Despite the carping from some of its shareholders, Deutsche Bourse says the merger will create significant value for them, and for shareholders in the SWX Swiss Exchange. There are estimated pre-tax synergies of $50m a year that have already been quantified. Half of the total synergies will be achieved in 2010, with the rest in 2012. That figure includes $15m of efficiency gains and around $35m from revenue synergies, mainly through the cross selling of existing products.
The merger has certainly come at a time when both markets are on the up, at least in terms of trading volume. ISE’s volume in equity options has grown at 55 percent a year over the last five years, outperforming the market for US equity options. It now has a 32 percent share of the overall US equity options market, making it the leader.
Trading volumes on Eurex are at record levels. Volumes in April increased by 24 percent year-on-year to 151 million contracts. Average daily trading volume was roughly eight million contracts. Total trading volumes in 2007 reached 618 million contracts in the first four months – again, a 24 percent increase year-on-year. In April, equity derivatives set a new record with a total of 53 million contracts, an increase of approximately 50 percent.
Naturally, rival markets are not just going to sit around watching all this happen. The Chicago Board of Trade, the second largest US futures exchange, is pondering two competing offers, but is under increasing pressure to walk away from both. The call is for it to retain its independence or seek a richer bid next year.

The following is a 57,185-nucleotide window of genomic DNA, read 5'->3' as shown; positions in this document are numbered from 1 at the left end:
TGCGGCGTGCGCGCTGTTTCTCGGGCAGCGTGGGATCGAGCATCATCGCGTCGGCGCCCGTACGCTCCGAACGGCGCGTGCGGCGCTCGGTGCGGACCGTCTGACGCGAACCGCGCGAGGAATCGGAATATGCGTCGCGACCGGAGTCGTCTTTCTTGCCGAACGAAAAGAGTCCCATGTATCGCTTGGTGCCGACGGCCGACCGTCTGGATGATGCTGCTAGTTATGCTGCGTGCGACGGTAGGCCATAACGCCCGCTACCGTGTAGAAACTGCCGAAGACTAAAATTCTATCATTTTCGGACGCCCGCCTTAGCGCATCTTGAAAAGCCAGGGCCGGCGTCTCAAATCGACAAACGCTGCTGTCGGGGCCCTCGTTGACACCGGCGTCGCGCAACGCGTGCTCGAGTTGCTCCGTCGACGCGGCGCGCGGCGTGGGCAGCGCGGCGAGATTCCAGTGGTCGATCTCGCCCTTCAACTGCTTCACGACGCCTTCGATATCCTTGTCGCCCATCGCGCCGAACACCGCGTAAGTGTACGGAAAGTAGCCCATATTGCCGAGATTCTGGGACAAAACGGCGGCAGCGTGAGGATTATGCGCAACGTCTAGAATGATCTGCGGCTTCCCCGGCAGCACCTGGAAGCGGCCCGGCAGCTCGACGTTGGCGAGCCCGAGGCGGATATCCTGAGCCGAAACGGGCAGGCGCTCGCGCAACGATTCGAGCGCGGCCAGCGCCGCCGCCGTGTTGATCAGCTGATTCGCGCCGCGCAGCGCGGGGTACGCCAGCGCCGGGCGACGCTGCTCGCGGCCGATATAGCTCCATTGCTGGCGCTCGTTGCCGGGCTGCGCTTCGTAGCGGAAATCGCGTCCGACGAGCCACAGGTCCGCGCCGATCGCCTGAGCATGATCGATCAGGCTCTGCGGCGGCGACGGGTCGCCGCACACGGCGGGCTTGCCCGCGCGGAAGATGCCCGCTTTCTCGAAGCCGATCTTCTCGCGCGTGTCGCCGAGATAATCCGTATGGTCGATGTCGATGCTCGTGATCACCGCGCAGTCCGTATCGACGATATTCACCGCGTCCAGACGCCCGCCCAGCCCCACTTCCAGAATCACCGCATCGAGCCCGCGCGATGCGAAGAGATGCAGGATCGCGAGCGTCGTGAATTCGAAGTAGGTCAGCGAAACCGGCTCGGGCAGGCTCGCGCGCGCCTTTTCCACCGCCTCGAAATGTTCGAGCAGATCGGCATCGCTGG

The option of walking from a deal agreed in outline with the larger Chicago Mercantile Exchange is becoming increasingly popular. The value of the deal has fallen to 31 percent below a competing unsolicited offer from the Intercontinental Exchange, which is now worth $10.6bn. Both offers are all-stock and their value has see-sawed since the ICE sought to break up the all-Chicago tie-up, which was agreed last October. If that deal went through it would create the world’s largest futures exchange.
The slumping value of the CME deal has encouraged some CBOT members to push for it to retain its independence. They argue the franchise has been strengthened by the successful launch of side-by-side electronic trading of agricultural futures last August. While trading of financial futures, mainly treasury bonds, dominates volume at the CBOT, the volatility in the corn and soybean markets helped push agricultural dealing up by more than 50 percent over the past year. More than half of the deals are now made electronically, and agricultural trades carry fatter margins than the financial futures.
The ISE/Eurex deal has also encouraged some CBOT members – who retain 80 percent of its shares – that premiums are likely to remain in the exchange sector. CBOT shares would fall in value if it said no to either deal, but the thinking is that they would soon bounce back, and a better offer might emerge. The CME would have to raise its current offer by 40 percent to reach what people say is the knock-out level – over $2.10 a share. Under the terms of the agreement with CME, CBOT can change its terms up until a meeting scheduled for July 9 this year.
So that could mean two done deals are not quite as buttoned-down as they at first seemed. For CBOT, jilting both its suitors in the hope of a better deal might prove a sound strategy. But the options for Deutsche Bourse are more bleak. If it doesn’t tie up the marriage between Eurex and ISE, it will be its third failed deal in as many years.